Your small business has plenty to manage when tax time arrives each year. It can quickly become overwhelming to track down all your business expenses and verify what you can and cannot deduct. Receiving a business grant may have seemed like a miracle at the time, but now it raises an important tax-time question: Do you have to pay taxes on grants?
Your tax burden will depend on the type of small business you have, whether it’s a corporation or a pass-through entity, and whether you were required to pay estimated quarterly taxes. All of these considerations exist on top of trying to stay afloat and manage your day-to-day operations. Calculating whether that grant needs to be counted as taxable income, and how to count it, is one more April headache small business owners face.
There may be other implications around grants that you need to incorporate into your tax planning strategy as well. This guide will walk you through what business grants are and whether they are taxable income, and it will touch on types of grants and tips for doing your taxes if you have received one.
What Is a Business Grant?
- The Small Business Administration (SBA) provides grant funding to some community organizations, including grants for research and development and exporting.
- Grants differ from business loans because they don’t usually have to be repaid as long as certain requirements are met by the receiving business.
- Most funding organizations have specific requirements for the kinds of business they want to fund, so some small businesses or startups may not qualify.
- Government grants may be given on a federal, state, or local level, so your location will play a role in what you qualify for as well.
Are SBA Loans taxable income?
Many types of SBA loan programs, such as the SBA 7(a) Loans, Microloan Programs and Disaster Assistance Loan Programs, are not considered taxable income. It is important to note that if you meet certain IRS requirements, you may also deduct loan interest paid, as well as other qualifying business expenses on your tax returns.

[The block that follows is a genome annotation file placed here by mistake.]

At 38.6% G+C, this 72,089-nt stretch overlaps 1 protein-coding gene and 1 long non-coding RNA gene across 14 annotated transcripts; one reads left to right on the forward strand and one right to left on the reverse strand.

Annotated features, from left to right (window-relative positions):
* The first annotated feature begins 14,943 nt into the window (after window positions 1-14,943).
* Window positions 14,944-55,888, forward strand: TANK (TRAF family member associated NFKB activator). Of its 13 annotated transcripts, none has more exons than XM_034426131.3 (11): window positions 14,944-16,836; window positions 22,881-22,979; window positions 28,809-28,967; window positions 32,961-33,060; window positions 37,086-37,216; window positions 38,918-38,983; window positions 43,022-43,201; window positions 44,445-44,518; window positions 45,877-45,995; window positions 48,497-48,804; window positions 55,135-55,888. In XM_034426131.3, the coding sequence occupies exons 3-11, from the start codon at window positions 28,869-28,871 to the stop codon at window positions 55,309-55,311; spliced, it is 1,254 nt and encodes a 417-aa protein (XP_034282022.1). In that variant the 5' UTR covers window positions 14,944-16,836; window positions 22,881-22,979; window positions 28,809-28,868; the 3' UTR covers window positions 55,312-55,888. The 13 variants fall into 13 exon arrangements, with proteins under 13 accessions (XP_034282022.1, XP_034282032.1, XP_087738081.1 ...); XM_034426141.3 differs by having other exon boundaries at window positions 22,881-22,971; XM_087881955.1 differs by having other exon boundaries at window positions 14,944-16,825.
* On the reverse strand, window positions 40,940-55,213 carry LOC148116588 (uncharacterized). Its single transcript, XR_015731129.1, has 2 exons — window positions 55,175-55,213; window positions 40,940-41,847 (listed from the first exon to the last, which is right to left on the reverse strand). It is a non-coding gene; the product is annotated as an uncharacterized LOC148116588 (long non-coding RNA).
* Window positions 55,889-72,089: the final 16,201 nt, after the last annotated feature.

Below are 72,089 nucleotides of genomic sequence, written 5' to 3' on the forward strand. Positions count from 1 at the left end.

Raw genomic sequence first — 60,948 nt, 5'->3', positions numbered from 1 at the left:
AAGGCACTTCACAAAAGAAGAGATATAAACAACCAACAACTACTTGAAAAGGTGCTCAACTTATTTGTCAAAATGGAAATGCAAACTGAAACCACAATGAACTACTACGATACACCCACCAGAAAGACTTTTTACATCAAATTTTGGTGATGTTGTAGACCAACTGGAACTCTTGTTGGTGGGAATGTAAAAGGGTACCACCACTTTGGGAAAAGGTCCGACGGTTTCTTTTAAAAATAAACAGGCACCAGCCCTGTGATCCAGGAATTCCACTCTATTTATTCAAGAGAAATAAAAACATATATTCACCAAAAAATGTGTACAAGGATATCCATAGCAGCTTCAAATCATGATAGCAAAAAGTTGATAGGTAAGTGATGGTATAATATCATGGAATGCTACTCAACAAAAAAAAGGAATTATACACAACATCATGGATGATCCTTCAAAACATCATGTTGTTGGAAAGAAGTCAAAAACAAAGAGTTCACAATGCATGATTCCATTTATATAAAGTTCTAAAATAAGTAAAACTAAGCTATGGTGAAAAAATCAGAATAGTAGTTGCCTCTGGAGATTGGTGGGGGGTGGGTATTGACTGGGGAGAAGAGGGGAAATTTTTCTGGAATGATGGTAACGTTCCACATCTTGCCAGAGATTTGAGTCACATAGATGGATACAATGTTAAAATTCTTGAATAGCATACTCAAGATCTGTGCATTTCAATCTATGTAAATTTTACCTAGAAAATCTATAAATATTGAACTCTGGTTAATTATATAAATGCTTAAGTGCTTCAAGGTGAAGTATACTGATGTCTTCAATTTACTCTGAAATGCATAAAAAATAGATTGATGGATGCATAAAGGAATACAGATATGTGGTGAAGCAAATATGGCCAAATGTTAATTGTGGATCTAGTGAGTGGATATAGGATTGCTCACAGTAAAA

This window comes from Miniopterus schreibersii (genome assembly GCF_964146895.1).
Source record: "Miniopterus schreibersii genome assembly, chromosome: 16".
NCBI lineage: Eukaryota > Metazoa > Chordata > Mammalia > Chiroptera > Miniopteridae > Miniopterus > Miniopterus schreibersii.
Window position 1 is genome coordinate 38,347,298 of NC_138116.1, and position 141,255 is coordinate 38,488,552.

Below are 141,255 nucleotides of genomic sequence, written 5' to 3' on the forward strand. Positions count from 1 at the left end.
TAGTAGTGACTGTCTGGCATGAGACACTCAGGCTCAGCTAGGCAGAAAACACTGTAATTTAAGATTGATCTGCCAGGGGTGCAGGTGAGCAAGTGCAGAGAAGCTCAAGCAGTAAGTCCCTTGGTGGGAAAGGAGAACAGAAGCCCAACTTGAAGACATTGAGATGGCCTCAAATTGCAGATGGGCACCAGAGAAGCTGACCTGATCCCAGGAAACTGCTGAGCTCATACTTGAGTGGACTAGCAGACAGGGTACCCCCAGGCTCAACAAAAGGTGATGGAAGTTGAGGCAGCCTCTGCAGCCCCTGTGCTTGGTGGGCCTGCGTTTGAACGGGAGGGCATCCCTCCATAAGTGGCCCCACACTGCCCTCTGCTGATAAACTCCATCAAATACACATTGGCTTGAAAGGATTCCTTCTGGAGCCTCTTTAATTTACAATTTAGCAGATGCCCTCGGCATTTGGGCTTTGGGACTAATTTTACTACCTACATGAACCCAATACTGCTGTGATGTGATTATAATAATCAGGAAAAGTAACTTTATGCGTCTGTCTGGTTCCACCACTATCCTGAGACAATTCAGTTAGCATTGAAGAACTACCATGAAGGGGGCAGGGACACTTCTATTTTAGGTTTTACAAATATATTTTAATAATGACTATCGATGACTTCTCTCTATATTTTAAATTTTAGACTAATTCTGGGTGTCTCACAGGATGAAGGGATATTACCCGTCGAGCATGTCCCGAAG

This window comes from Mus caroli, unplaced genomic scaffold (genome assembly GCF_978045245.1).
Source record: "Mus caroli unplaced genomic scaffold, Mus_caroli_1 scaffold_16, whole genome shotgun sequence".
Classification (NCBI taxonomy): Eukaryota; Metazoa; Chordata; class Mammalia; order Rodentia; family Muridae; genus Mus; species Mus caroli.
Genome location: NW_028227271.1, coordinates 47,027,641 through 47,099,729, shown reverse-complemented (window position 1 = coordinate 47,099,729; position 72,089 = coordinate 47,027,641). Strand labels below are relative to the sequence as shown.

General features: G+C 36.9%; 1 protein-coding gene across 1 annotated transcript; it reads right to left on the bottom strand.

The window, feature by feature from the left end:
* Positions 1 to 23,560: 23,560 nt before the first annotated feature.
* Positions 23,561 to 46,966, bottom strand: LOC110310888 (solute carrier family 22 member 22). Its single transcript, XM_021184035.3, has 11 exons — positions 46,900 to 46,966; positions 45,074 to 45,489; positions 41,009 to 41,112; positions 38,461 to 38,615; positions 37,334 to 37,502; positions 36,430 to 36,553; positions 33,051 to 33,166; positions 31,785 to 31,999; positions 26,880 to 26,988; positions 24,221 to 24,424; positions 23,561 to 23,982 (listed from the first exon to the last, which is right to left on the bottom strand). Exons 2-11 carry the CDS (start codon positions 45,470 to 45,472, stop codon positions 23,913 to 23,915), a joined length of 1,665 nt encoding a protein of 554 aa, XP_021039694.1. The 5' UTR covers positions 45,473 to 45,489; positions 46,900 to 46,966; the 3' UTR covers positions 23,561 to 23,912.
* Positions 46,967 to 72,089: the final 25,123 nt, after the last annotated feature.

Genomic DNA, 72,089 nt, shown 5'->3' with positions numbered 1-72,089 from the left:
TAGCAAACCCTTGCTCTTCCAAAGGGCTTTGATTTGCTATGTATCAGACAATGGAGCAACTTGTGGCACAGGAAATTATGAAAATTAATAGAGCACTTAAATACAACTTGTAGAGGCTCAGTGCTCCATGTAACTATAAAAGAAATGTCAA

Before filing end-of-year taxes or applying for an SBA loan or SBA grant, it’s important to consult with an accountant or tax attorney to determine if the loan or grant will be considered taxable income. By being aware of the tax implications ahead of time, you can avoid any surprises down the road.
Are SBA grants taxable income?
Yes, SBA Grants are taxable income. However, there is one exception. If a grant is made by the government of a federally recognized Indian tribe to a member to expand an Indian-owned business on or near reservations, then that money is not taxed.
So, if you receive an SBA grant, you will need to report the grant as income on your tax return. The amount of the grant that is considered taxable income will depend on your marginal tax rate. For example, if you are in the 25% marginal tax bracket, then 25% of the grant will be considered taxable income.
It is also important to note that SBA grants may be subject to state and local taxes. For example, in New York City, all grants are subject to a 4% “unincorporated business tax.” As always, we recommend speaking with a qualified tax professional to determine how your specific grant will be taxed.
Are State Grants Taxable Income?
Yes, the IRS classifies state grants as taxable income, which means that businesses and non-profit organizations must report them on their taxes. While some grants may be exempt from taxes, most are not. It is important to know the difference so that you can correctly file your taxes and avoid penalties.